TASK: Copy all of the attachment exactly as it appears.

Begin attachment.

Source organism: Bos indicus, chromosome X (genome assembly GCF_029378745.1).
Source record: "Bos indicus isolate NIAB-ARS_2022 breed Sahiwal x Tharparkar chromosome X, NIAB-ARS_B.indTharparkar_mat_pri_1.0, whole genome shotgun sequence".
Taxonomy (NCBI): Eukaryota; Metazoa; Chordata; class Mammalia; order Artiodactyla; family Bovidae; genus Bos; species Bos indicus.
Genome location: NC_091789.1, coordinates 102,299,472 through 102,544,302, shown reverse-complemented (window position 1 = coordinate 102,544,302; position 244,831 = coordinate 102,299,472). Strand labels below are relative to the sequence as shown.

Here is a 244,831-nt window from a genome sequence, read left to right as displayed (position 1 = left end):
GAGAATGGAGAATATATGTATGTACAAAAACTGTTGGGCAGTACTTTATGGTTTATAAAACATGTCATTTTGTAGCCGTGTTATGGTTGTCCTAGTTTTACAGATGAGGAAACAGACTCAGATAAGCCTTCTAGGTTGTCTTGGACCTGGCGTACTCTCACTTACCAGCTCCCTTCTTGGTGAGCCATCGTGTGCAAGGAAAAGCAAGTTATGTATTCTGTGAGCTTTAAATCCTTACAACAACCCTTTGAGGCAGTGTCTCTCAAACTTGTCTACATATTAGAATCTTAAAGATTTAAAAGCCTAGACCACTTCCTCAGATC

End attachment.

Source organism: Bos indicus, chromosome X (genome assembly GCF_029378745.1).
Source record: "Bos indicus isolate NIAB-ARS_2022 breed Sahiwal x Tharparkar chromosome X, NIAB-ARS_B.indTharparkar_mat_pri_1.0, whole genome shotgun sequence".
Taxonomy (NCBI): Eukaryota; Metazoa; Chordata; class Mammalia; order Artiodactyla; family Bovidae; genus Bos; species Bos indicus.
Genome location: NC_091789.1, coordinates 102,299,472 through 102,544,302, shown reverse-complemented (window position 1 = coordinate 102,544,302; position 244,831 = coordinate 102,299,472). Strand labels below are relative to the sequence as shown.

Here is a 244,831-nt window from a genome sequence, read left to right as displayed (position 1 = left end):
GAGAATGGAGAATATATGTATGTACAAAAACTGTTGGGCAGTACTTTATGGTTTATAAAACATGTCATTTTGTAGCCGTGTTATGGTTGTCCTAGTTTTACAGATGAGGAAACAGACTCAGATAAGCCTTCTAGGTTGTCTTGGACCTGGCGTACTCTCACTTACCAGCTCCCTTCTTGGTGAGCCATCGTGTGCAAGGAAAAGCAAGTTATGTATTCTGTGAGCTTTAAATCCTTACAACAACCCTTTGAGGCAGTGTCTCTCAAACTTGTCTACATATTAGAATCTTAAAGATTTAAAAGCCTAGACCACTTCCTCAGATC